'Girls From Ames' teaches a lesson in friendship
His subjects have ranged from the emotional last lecture of a 47-year-old Carnegie Mellon University professor dying of pancreatic cancer to "Mr. Grandmoms" — men who are raising their grandchildren.
But few stories have been as rewarding, Zaslow says, as the one behind "The Girls From Ames" (Gotham, $26), his new book about 11 women from a small city in Iowa who have maintained a deep 40-year friendship through marriage, children, divorce, disease, death and relocation.
"I know there's great power in honest stories about real people," he writes in the introduction to "The Girls From Ames." "So, over time, I found myself intrigued by the idea of asking one articulate group of long-standing friends to open their hearts and scrapbooks, to tell the complete inside story of their friendship."
Zaslow, 51, whose book about Carnegie Mellon professor Randy Pausch, "The Last Lecture," hit No. 1 on the New York Times bestseller list last year, says writing about female friendship was a different game. "Women's friendships are more intense than men's," he says. "I envy their friendship. I don't think I could do it as a man."
There's Marilyn, the earnest doctor's daughter who took few risks and grew up to be a stay-at-home mom in Minnesota. There's Cathy, the sassy girl who never married and became a makeup artist in Los Angeles. There's Jenny, one of the group's unofficial archivists, the last to have a child and now an assistant dean at the University of Maryland School of Medicine.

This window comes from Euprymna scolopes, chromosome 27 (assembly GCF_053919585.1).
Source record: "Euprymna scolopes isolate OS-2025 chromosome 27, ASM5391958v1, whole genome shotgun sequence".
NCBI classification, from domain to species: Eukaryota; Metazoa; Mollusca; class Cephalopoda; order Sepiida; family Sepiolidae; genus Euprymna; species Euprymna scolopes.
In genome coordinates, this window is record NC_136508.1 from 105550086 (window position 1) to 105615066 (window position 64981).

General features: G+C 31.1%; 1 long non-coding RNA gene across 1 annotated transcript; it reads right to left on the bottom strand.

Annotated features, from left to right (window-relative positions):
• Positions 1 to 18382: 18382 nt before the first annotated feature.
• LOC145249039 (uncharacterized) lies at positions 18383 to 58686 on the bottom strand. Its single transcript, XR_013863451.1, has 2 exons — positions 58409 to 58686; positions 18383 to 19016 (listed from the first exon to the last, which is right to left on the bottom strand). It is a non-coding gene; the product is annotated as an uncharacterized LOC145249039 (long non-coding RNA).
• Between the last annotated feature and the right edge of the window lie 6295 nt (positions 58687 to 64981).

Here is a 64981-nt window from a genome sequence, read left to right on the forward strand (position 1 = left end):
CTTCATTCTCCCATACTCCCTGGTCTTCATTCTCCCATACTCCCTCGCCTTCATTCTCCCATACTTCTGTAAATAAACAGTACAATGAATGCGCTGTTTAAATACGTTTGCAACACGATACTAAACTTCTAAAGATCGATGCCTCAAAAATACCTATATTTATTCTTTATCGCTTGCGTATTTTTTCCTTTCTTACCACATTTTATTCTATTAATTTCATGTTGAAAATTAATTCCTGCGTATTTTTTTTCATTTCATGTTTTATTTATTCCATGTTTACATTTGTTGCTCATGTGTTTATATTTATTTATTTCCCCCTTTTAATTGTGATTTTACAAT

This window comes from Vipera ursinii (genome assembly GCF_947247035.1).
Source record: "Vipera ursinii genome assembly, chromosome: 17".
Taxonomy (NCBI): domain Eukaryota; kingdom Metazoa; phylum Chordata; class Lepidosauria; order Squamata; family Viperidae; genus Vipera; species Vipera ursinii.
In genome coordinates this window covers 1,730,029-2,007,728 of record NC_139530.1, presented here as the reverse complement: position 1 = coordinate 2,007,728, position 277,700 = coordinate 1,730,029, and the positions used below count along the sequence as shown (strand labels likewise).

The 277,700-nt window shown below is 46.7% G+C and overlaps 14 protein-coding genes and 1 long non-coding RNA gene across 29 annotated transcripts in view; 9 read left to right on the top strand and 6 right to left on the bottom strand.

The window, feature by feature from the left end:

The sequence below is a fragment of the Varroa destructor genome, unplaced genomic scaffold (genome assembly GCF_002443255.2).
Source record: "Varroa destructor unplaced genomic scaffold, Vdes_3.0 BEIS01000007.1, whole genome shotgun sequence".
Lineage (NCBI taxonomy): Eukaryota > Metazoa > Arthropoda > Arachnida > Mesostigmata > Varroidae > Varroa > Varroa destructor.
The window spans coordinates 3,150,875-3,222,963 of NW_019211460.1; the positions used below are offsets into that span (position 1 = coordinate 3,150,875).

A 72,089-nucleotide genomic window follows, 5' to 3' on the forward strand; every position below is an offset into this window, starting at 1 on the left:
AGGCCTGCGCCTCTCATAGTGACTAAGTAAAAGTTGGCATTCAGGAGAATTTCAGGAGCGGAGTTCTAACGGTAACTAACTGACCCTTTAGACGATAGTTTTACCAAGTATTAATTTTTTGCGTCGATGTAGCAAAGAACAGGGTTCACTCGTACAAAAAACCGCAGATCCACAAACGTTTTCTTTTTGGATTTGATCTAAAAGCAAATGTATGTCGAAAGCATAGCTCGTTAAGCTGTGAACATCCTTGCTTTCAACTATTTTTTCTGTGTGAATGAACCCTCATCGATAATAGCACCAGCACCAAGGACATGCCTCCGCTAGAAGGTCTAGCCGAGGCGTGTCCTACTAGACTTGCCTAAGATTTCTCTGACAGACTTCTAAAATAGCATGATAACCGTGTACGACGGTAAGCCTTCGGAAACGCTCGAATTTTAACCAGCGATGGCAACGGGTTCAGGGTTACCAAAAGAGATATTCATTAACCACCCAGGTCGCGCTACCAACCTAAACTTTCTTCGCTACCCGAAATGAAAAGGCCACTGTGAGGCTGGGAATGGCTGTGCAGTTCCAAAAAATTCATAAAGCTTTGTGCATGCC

Though the women's lives have taken different paths, their friendship has traveled a single, 11-lane road.
Zaslow learned about the group when one of them e-mailed him in response to a 2006 column about friendship. He joined the women from Ames, now in their 40s — all white, all but one Christian, most born to middle-class parents — on a reunion in North Carolina.
Over two years, he pored over diaries, old photos and letters, in the process becoming an honorary member of the group.
There are memories of first kisses, school dances, late-night keggers in cornfields, lover affairs, fights, secret code words still used today and the at once exhilarating and daunting experience of growing up.
"It was intrusive in a way. The whole thing was build on trust," Zaslow says.
The experience, he said, underscored research findings: "On every front, from your mental health to physical health to life span, close friendship is key."
Happiness, Zaslow says, could be as simple as a lasting friendship, something women — and men — increasingly need in their fast-paced, fragmented lives.
Those who are younger than the Ames circle may be more apt to keep in touch via e-mail and Facebook than letters and land lines, but "I wouldn't say friendship is dead," he says. "It's just changed."